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Mrs Pound: A Speakeasy in Sheung Wan

A fictional narrative of two star-crossed lovers informs the design of this well-hidden bar and restaurant.

Mrs Pound: A Speakeasy in Sheung Wan


November 25th, 2014

Less than eagle-eyed or well-informed passers-by who walk along Hong Kong’s famous antiques district in Sheung Wan will have no clue that Mrs Pound speakeasy restaurant and bar exists.

Designed by NC Design and Architecture (NCDA), this ‘secretive’ establishment lies well disguised behind a Chinese stamp shop on a sloping street corner along Pound Lane. Why a stamp shop, one might ask.


According to the designers, the restaurant’s facade is inspired by the fictional narrative of two star-crossed lovers who, as the story goes, secretly reunite in midlife.

The restaurant’s namesake character Mrs Pound was a renowned burlesque dancer in 1950’s Shanghai. Weary of the limelight, the glamorous femme fatale retires in 1960’s Hong Kong to seek refuge with her childhood love, the married Mr Ming. An avid stamp collector, Mr Ming sets up a neighborhood stamp shop as the perfect front to disguise Mrs Pound’s speakeasy – their clandestine meeting spot.


Even if you find Mrs Pound, gaining entry to the small 45-seat (150 m2) speakeasy is not so easy. To enter, initiated guests have to activate a concealed door by pressing a secret stamp hidden within the massive, illuminated vitrine. The shop facade then slides open to reveal a vibrant pink and green dining space filled with vintage photos and intimate memorabilia that tell the story of Mrs Pound’s mysterious and extravagant life.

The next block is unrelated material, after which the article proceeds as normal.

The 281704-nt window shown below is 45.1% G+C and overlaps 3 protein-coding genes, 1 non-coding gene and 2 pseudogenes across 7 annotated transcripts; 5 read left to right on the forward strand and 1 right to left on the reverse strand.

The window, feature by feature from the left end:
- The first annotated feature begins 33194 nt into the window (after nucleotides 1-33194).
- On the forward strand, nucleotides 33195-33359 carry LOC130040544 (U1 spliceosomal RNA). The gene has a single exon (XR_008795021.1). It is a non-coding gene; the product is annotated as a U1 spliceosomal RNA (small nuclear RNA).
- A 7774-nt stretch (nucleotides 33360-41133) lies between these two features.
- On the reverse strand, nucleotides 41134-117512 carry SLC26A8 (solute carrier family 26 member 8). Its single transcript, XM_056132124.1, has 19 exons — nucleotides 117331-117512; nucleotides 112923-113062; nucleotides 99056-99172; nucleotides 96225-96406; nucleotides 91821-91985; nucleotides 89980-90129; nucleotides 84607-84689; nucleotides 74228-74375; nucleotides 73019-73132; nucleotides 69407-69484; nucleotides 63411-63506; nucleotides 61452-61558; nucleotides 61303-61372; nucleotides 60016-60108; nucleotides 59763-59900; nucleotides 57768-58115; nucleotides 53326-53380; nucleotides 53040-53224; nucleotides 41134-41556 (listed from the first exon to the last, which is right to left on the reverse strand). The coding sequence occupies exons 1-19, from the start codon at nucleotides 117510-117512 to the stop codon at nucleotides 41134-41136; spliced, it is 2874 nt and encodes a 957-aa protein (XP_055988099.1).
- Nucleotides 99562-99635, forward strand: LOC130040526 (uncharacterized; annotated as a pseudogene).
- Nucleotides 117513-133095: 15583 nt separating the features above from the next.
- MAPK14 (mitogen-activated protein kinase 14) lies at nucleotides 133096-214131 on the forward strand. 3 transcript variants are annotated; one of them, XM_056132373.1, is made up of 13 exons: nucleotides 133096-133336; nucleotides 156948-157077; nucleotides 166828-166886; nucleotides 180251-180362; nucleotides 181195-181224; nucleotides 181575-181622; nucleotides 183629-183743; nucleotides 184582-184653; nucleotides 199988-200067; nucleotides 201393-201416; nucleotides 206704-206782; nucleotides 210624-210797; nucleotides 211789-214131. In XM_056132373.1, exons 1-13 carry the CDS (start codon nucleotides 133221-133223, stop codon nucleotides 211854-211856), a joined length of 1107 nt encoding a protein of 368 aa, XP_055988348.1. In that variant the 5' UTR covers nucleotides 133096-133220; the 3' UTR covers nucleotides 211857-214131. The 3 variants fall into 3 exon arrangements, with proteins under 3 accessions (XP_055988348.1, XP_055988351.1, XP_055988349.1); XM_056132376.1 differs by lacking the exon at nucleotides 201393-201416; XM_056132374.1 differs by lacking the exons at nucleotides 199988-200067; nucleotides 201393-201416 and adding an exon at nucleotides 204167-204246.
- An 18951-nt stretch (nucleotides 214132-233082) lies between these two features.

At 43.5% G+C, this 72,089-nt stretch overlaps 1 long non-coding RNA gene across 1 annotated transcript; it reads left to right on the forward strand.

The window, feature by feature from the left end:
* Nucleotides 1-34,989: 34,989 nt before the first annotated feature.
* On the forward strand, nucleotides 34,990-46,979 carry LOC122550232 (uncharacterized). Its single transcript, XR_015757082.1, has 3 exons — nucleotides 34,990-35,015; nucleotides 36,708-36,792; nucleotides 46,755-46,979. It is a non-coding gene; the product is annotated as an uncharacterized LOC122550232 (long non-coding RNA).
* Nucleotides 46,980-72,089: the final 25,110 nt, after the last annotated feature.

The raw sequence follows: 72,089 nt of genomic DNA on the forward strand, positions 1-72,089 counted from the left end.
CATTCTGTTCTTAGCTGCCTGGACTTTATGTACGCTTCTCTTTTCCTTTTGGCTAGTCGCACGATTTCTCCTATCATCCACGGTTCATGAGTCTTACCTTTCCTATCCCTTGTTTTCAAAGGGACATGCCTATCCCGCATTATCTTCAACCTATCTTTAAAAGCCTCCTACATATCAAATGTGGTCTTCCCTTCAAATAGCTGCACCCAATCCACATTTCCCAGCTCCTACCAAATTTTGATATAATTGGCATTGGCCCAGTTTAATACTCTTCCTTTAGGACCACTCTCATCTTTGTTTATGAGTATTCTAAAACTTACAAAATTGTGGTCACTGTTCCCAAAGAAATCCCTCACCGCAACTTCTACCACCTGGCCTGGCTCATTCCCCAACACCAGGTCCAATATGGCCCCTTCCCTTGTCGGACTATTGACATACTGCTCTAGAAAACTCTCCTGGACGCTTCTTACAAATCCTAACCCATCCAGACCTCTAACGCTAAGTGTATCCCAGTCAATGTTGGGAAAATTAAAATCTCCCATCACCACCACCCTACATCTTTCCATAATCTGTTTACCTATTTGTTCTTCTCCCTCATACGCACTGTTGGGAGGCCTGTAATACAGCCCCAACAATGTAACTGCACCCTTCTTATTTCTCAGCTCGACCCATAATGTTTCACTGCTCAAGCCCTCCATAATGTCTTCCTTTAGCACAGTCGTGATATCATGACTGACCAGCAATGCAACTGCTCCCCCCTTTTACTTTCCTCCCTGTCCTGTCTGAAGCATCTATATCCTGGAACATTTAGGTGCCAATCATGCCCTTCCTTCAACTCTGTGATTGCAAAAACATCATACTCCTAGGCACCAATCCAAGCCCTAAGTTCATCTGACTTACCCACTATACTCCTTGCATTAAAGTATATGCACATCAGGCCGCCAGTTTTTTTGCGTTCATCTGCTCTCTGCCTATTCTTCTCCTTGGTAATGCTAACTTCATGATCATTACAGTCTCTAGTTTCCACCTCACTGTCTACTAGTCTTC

NCDA referenced the cult film classics of Wong Kar Wai to achieve a hybrid environment that fuses East and West, and traditional elements of Hong Kong with modern accents.


The restaurant is divided into two main zones: the lower dining area conveys feminine glamour through the bold use pink leather banquettes, mirrored marquee lights, pink patterned Chinese tile and delicate gold accents. The upper dining area serves as a masculine counterpoint with its diagonal concrete panels, green floor tiles, green barstools and colourful neon artwork.


The two spaces meet at the bar, where tiles gradually change in colour from pink to green highlighted by iconic gymnastic ring lights. This aesthetic complexity extends throughout the bar, where butterflies and other artefacts take the visitor on journey through the lives of Mrs Pound and Mr Ming.


All in all, one should expect nothing less than a highly theatrical dining experience.

Photography by Dennis Lo Designs and Justin Lim

NC Design and Architecture

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